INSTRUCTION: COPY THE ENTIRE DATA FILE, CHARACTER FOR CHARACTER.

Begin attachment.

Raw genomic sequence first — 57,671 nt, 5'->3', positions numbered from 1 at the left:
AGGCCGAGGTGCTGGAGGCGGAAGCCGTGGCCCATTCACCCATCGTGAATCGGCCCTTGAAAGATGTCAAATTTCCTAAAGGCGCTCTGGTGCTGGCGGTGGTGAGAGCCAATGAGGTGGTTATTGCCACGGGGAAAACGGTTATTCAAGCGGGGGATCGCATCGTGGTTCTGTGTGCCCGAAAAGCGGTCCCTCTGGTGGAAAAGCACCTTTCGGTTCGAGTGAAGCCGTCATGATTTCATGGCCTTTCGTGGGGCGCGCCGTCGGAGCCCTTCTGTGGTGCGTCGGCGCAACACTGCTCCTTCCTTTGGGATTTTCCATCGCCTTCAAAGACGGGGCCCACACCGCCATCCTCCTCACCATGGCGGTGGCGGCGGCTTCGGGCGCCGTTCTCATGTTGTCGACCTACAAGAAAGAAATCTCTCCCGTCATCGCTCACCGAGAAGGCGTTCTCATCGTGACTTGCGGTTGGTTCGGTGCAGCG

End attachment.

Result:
Raw genomic sequence first — 57,671 nt, 5'->3', positions numbered from 1 at the left:
AGGCCGAGGTGCTGGAGGCGGAAGCCGTGGCCCATTCACCCATCGTGAATCGGCCCTTGAAAGATGTCAAATTTCCTAAAGGCGCTCTGGTGCTGGCGGTGGTGAGAGCCAATGAGGTGGTTATTGCCACGGGGAAAACGGTTATTCAAGCGGGGGATCGCATCGTGGTTCTGTGTGCCCGAAAAGCGGTCCCTCTGGTGGAAAAGCACCTTTCGGTTCGAGTGAAGCCGTCATGATTTCATGGCCTTTCGTGGGGCGCGCCGTCGGAGCCCTTCTGTGGTGCGTCGGCGCAACACTGCTCCTTCCTTTGGGATTTTCCATCGCCTTCAAAGACGGGGCCCACACCGCCATCCTCCTCACCATGGCGGTGGCGGCGGCTTCGGGCGCCGTTCTCATGTTGTCGACCTACAAGAAAGAAATCTCTCCCGTCATCGCTCACCGAGAAGGCGTTCTCATCGTGACTTGCGGTTGGTTCGGTGCAGCG